Wildlife Column with Prof Ian Rotherham
Peter Wolstenholme sent some remarkable images of a fox and a hedgehog in his Woodhouse garden, and interestingly the two animals seemed perfectly comfortable together.
The hedgehog probably is secure in the knowledge that its defensive prickles will surely be a match for even a hungry fox. Likewise, the fox probably knows its own shortcoming and doesn’t fancy a mouthful of spines. Of course if it was a badger rather than a fox, the scenario and likely outcome would be very different. The badger has remarkably strong jaws capable of opening a curled-up hedgehog and then eating the poor creature.
One of my neighbours, Andrew Plant, had such an incident captured on his security camera a few years back; and the evidence was left on his driveway – the empty skin of an eviscerated hedgehog.
We might pull a face of horror at such an unfortunate end to Mr Tiggywinkle, but it is worth remembering that not so long ago the poor old hedgehog (i.e. ‘hedge-pig’) was consumed by poor people such as itinerants in the countryside.
The animal was basted in clay and then roasted whole on a fire. The spines, fur and skin apparently just peeled off! Today the formerly common hedgehog is now a threatened species, due to the usual suspects of urbanisation, land improvement, and intensive farming.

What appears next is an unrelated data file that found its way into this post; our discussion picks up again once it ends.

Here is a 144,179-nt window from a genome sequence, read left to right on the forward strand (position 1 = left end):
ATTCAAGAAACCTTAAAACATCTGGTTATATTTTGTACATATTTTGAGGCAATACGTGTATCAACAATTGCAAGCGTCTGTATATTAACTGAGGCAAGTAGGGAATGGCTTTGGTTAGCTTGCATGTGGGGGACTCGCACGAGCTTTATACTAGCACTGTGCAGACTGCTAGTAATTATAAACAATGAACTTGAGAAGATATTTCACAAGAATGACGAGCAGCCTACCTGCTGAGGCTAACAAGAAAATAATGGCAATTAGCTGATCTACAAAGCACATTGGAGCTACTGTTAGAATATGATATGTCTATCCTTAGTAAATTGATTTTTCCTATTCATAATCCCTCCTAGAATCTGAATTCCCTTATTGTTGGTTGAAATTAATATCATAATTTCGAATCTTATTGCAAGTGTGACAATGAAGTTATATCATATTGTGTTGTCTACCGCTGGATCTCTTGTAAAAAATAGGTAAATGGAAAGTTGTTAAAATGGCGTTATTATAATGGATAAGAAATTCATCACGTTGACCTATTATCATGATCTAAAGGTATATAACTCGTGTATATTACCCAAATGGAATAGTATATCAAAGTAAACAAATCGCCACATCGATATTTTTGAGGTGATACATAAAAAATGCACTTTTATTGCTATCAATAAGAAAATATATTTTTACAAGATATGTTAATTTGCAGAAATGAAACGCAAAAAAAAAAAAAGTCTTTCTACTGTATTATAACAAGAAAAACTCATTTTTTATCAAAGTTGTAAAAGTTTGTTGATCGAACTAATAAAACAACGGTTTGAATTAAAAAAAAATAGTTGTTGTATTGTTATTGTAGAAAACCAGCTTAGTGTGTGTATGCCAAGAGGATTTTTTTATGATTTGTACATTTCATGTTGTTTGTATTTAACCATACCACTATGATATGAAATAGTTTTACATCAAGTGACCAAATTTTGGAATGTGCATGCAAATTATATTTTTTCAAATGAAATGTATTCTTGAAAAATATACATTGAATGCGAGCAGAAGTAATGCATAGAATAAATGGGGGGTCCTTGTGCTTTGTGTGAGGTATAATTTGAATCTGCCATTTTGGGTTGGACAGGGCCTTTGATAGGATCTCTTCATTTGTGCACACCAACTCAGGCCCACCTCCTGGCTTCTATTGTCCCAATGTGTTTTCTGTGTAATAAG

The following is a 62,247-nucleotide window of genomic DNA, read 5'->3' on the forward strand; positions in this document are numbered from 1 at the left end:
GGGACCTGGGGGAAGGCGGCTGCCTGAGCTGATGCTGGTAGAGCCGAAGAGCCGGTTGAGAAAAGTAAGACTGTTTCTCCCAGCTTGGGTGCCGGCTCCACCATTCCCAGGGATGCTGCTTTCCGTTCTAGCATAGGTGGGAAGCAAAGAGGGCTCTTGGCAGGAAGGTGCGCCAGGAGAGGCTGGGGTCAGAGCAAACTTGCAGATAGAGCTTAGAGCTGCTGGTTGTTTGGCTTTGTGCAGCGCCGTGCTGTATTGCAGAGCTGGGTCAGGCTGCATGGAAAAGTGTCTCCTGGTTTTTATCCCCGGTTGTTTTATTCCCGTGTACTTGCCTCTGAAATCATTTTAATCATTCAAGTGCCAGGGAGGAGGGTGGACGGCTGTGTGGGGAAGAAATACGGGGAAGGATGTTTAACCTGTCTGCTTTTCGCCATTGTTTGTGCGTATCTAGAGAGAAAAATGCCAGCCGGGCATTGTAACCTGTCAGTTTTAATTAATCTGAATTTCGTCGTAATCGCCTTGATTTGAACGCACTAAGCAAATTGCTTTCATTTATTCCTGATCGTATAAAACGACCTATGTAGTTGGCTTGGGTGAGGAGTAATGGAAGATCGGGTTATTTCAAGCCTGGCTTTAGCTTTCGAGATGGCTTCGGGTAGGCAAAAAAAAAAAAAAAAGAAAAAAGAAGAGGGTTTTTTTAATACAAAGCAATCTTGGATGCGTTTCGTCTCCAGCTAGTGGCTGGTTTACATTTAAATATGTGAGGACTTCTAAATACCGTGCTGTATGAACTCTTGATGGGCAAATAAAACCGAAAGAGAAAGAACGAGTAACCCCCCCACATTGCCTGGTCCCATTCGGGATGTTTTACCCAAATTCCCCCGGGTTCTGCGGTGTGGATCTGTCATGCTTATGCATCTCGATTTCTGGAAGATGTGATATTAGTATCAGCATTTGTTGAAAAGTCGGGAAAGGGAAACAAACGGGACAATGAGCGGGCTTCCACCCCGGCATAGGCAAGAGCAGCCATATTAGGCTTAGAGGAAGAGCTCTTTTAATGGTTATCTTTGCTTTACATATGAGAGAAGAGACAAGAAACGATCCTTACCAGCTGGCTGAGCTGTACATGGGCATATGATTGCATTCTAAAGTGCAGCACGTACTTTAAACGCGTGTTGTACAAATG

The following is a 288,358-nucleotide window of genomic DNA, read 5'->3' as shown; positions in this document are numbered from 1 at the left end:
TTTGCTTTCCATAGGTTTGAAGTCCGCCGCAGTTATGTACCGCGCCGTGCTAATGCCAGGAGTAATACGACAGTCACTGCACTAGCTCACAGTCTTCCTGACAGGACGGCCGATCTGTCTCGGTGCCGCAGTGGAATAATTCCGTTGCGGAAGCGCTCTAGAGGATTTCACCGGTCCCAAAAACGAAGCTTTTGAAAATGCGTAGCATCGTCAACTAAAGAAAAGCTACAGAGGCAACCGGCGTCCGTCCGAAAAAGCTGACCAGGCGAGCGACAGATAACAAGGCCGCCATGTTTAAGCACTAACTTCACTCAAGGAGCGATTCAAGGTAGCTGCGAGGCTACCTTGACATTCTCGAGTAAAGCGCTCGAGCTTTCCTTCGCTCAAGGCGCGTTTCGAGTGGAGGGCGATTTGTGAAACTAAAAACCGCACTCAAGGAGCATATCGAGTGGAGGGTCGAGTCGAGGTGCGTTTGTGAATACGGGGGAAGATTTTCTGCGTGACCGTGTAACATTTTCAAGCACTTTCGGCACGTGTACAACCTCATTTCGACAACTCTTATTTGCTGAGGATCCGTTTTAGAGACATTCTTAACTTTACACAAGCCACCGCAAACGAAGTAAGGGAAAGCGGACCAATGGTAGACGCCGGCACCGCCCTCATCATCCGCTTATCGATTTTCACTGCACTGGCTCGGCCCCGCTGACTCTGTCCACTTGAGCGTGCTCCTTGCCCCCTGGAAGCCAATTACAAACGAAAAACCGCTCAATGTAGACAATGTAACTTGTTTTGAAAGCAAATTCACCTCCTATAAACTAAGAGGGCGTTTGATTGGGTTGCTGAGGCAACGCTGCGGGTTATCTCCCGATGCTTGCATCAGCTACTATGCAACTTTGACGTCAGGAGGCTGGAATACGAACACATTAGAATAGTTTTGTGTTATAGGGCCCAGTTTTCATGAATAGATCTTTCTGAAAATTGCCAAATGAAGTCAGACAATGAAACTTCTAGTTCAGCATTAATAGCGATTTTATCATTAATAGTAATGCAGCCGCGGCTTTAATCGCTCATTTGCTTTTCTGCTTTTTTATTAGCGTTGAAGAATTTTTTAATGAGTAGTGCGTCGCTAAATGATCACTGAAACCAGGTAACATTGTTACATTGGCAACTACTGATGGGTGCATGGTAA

Our gardens provide hugely important habitats and opportunities to provide hedgehogs with some degree of sanctuary and as autumn arrives it is good to plan things like hedgehog houses and simple piles of branches and brash with logs and stones to provide secure, dry winter hibernation sites. You may already have hedgehogs in your garden and simply not know.
Of course, do be careful when tidying up, and especially if you decide to have a garden bonfire – make sure a hedgehog hasn’t taken up residence.
Gardens are full of wildlife surprises such as the other week when a peregrine falcon went over.
Even more amazing last weekend, was a small, fast-flying falcon called a ‘hobby’, a summer visitor preying on big dragonflies which are abundant at present.